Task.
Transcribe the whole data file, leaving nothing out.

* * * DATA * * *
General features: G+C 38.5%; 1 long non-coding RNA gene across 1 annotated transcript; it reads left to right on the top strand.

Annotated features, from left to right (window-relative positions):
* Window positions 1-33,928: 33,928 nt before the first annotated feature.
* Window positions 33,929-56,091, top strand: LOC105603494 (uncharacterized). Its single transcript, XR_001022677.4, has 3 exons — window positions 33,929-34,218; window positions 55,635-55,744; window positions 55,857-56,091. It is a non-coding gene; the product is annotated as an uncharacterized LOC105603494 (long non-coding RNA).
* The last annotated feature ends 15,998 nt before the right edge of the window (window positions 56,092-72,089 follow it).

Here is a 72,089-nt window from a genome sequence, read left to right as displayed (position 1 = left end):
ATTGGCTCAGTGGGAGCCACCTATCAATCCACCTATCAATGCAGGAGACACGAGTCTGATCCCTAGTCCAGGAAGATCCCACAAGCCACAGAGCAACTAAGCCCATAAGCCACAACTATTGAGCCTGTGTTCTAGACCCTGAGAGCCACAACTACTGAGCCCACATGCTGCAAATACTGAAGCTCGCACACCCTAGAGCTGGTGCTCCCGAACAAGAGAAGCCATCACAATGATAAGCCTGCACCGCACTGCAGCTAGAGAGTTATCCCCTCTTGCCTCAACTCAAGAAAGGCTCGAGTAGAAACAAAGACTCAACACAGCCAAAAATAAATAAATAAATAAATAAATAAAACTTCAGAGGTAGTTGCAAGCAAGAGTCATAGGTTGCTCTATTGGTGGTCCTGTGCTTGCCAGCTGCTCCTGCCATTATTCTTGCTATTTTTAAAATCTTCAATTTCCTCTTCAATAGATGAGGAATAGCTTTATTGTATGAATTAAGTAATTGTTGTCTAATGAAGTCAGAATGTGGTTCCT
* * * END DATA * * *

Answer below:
General features: G+C 38.5%; 1 long non-coding RNA gene across 1 annotated transcript; it reads left to right on the top strand.

Annotated features, from left to right (window-relative positions):
* Window positions 1-33,928: 33,928 nt before the first annotated feature.
* Window positions 33,929-56,091, top strand: LOC105603494 (uncharacterized). Its single transcript, XR_001022677.4, has 3 exons — window positions 33,929-34,218; window positions 55,635-55,744; window positions 55,857-56,091. It is a non-coding gene; the product is annotated as an uncharacterized LOC105603494 (long non-coding RNA).
* The last annotated feature ends 15,998 nt before the right edge of the window (window positions 56,092-72,089 follow it).

Here is a 72,089-nt window from a genome sequence, read left to right as displayed (position 1 = left end):
ATTGGCTCAGTGGGAGCCACCTATCAATCCACCTATCAATGCAGGAGACACGAGTCTGATCCCTAGTCCAGGAAGATCCCACAAGCCACAGAGCAACTAAGCCCATAAGCCACAACTATTGAGCCTGTGTTCTAGACCCTGAGAGCCACAACTACTGAGCCCACATGCTGCAAATACTGAAGCTCGCACACCCTAGAGCTGGTGCTCCCGAACAAGAGAAGCCATCACAATGATAAGCCTGCACCGCACTGCAGCTAGAGAGTTATCCCCTCTTGCCTCAACTCAAGAAAGGCTCGAGTAGAAACAAAGACTCAACACAGCCAAAAATAAATAAATAAATAAATAAATAAAACTTCAGAGGTAGTTGCAAGCAAGAGTCATAGGTTGCTCTATTGGTGGTCCTGTGCTTGCCAGCTGCTCCTGCCATTATTCTTGCTATTTTTAAAATCTTCAATTTCCTCTTCAATAGATGAGGAATAGCTTTATTGTATGAATTAAGTAATTGTTGTCTAATGAAGTCAGAATGTGGTTCCT